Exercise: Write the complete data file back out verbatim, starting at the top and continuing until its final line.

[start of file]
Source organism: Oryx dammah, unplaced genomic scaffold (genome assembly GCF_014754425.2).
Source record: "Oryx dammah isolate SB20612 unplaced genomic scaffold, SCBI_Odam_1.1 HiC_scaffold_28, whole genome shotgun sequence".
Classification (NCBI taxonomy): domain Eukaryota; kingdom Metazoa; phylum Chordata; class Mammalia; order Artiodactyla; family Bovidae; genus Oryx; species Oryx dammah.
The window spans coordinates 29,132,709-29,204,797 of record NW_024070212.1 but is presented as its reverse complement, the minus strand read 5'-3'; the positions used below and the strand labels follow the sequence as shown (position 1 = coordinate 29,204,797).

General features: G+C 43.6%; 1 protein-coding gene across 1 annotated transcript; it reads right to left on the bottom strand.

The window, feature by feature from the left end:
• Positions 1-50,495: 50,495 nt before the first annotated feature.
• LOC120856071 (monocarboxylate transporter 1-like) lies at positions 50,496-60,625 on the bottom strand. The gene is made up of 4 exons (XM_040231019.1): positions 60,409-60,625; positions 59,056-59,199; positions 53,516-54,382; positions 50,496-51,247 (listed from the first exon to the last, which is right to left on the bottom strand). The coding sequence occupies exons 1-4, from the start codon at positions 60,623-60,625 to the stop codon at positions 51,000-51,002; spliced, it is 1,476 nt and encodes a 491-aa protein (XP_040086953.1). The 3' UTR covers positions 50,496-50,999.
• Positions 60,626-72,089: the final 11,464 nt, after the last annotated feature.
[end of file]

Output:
Source organism: Oryx dammah, unplaced genomic scaffold (genome assembly GCF_014754425.2).
Source record: "Oryx dammah isolate SB20612 unplaced genomic scaffold, SCBI_Odam_1.1 HiC_scaffold_28, whole genome shotgun sequence".
Classification (NCBI taxonomy): domain Eukaryota; kingdom Metazoa; phylum Chordata; class Mammalia; order Artiodactyla; family Bovidae; genus Oryx; species Oryx dammah.
The window spans coordinates 29,132,709-29,204,797 of record NW_024070212.1 but is presented as its reverse complement, the minus strand read 5'-3'; the positions used below and the strand labels follow the sequence as shown (position 1 = coordinate 29,204,797).

General features: G+C 43.6%; 1 protein-coding gene across 1 annotated transcript; it reads right to left on the bottom strand.

The window, feature by feature from the left end:
• Positions 1-50,495: 50,495 nt before the first annotated feature.
• LOC120856071 (monocarboxylate transporter 1-like) lies at positions 50,496-60,625 on the bottom strand. The gene is made up of 4 exons (XM_040231019.1): positions 60,409-60,625; positions 59,056-59,199; positions 53,516-54,382; positions 50,496-51,247 (listed from the first exon to the last, which is right to left on the bottom strand). The coding sequence occupies exons 1-4, from the start codon at positions 60,623-60,625 to the stop codon at positions 51,000-51,002; spliced, it is 1,476 nt and encodes a 491-aa protein (XP_040086953.1). The 3' UTR covers positions 50,496-50,999.
• Positions 60,626-72,089: the final 11,464 nt, after the last annotated feature.